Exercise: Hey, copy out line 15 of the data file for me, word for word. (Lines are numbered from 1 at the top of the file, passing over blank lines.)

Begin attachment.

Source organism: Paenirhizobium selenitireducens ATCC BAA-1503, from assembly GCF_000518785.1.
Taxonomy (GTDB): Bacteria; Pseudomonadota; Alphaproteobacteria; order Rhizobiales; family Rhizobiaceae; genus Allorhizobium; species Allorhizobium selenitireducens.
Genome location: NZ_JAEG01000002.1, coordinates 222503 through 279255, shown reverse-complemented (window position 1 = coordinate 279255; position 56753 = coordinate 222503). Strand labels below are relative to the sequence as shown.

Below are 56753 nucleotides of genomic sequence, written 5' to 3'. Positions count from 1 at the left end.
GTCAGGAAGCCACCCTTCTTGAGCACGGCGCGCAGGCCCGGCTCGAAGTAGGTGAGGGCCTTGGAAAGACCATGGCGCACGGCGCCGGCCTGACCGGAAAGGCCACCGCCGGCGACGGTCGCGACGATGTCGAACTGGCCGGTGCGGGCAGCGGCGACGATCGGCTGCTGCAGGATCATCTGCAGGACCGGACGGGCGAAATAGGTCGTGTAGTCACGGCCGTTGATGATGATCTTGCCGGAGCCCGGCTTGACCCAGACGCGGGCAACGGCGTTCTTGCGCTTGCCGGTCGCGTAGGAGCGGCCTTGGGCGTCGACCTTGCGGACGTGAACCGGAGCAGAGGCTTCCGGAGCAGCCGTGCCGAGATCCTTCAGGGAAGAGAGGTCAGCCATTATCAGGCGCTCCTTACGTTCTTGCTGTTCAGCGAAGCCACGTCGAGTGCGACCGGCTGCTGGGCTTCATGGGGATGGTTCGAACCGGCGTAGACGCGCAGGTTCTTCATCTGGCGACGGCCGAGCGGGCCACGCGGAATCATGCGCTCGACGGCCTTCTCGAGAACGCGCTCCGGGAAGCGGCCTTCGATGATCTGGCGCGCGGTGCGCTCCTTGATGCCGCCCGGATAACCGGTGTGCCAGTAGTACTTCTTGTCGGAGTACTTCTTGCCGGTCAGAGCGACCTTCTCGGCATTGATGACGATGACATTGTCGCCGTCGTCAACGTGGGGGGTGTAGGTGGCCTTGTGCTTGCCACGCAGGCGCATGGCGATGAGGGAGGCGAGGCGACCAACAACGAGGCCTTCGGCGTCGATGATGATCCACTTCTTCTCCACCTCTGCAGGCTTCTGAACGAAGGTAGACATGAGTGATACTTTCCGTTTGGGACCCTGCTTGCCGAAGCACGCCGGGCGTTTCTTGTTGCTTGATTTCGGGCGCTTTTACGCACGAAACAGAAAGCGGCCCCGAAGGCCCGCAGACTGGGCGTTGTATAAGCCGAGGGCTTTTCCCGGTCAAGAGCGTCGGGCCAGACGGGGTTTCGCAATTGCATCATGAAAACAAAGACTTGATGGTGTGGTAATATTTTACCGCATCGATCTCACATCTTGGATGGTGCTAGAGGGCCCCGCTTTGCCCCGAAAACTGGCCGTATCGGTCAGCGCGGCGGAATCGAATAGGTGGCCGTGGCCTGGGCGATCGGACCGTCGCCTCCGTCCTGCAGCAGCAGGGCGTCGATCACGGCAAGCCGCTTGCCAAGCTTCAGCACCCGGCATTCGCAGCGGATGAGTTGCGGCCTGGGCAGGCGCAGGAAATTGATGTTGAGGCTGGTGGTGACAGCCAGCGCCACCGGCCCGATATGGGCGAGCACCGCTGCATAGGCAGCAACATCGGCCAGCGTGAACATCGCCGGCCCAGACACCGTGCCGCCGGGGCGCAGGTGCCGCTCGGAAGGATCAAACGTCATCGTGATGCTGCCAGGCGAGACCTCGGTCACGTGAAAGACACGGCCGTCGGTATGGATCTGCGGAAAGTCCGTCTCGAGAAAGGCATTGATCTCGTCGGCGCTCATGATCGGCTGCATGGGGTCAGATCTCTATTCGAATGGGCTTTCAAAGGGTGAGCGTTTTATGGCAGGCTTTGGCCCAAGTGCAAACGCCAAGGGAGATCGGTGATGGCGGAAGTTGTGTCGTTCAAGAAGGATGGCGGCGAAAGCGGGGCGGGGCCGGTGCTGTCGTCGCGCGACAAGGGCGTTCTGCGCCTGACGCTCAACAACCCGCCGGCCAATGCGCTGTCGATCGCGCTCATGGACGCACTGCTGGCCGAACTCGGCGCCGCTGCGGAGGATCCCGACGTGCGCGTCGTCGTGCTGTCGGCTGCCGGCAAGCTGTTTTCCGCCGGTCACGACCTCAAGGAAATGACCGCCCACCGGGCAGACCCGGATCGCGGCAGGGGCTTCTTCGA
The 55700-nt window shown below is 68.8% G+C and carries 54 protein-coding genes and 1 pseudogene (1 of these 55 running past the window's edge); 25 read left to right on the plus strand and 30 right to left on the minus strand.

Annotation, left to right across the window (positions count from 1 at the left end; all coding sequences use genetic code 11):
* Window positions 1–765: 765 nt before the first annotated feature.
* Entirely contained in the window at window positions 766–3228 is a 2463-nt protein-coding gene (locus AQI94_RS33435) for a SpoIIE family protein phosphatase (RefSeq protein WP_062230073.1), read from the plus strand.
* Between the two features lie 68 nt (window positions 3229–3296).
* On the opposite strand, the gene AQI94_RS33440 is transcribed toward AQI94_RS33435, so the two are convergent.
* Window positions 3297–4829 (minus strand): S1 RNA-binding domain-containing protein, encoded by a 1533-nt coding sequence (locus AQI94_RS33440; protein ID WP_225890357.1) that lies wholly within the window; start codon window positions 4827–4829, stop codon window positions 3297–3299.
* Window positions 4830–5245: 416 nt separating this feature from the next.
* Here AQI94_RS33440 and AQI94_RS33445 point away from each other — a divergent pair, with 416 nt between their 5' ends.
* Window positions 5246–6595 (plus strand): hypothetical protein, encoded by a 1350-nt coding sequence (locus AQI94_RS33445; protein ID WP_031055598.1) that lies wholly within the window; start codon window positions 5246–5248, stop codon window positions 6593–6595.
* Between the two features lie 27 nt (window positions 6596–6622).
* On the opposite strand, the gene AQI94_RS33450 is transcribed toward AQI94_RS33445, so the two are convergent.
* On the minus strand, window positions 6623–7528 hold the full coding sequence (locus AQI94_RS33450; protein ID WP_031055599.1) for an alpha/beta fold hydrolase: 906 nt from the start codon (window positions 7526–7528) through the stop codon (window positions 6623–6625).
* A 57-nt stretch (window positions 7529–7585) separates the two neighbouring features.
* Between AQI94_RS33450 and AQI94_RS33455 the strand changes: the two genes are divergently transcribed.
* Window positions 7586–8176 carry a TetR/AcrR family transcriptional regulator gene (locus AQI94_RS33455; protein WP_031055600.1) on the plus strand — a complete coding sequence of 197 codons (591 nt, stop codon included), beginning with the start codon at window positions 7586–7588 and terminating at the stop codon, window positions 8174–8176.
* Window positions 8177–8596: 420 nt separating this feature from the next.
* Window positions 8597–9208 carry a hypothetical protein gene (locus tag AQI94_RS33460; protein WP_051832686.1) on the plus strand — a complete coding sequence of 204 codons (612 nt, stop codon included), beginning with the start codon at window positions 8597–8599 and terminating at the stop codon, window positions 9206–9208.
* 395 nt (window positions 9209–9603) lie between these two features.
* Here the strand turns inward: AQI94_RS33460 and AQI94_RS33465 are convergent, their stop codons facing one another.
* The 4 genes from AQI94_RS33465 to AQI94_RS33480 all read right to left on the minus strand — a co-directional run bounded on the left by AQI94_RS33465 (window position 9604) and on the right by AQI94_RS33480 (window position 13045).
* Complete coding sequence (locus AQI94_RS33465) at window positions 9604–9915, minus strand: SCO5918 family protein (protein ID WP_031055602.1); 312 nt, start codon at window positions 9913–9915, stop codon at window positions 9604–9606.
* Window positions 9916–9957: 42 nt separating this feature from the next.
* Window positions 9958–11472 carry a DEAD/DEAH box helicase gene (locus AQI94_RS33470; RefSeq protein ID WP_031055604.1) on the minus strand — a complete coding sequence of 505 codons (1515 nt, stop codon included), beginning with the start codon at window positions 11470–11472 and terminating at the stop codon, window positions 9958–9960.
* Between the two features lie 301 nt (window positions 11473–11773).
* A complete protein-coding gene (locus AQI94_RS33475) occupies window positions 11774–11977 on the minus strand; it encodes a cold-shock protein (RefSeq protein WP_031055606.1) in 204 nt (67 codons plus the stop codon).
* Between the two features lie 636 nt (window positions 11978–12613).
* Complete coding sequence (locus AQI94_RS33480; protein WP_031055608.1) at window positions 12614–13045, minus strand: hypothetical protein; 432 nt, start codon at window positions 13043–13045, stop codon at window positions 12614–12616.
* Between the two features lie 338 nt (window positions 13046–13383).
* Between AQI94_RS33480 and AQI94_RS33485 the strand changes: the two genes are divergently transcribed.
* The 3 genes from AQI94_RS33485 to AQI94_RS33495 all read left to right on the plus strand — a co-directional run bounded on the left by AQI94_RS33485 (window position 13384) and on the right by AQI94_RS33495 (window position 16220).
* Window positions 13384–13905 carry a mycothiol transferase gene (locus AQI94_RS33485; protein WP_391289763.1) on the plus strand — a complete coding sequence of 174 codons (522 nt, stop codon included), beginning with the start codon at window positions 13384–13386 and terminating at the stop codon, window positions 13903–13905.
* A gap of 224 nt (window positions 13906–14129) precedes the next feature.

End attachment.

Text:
* Window positions 5246–6595 (plus strand): hypothetical protein, encoded by a 1350-nt coding sequence (locus AQI94_RS33445; protein ID WP_031055598.1) that lies wholly within the window; start codon window positions 5246–5248, stop codon window positions 6593–6595.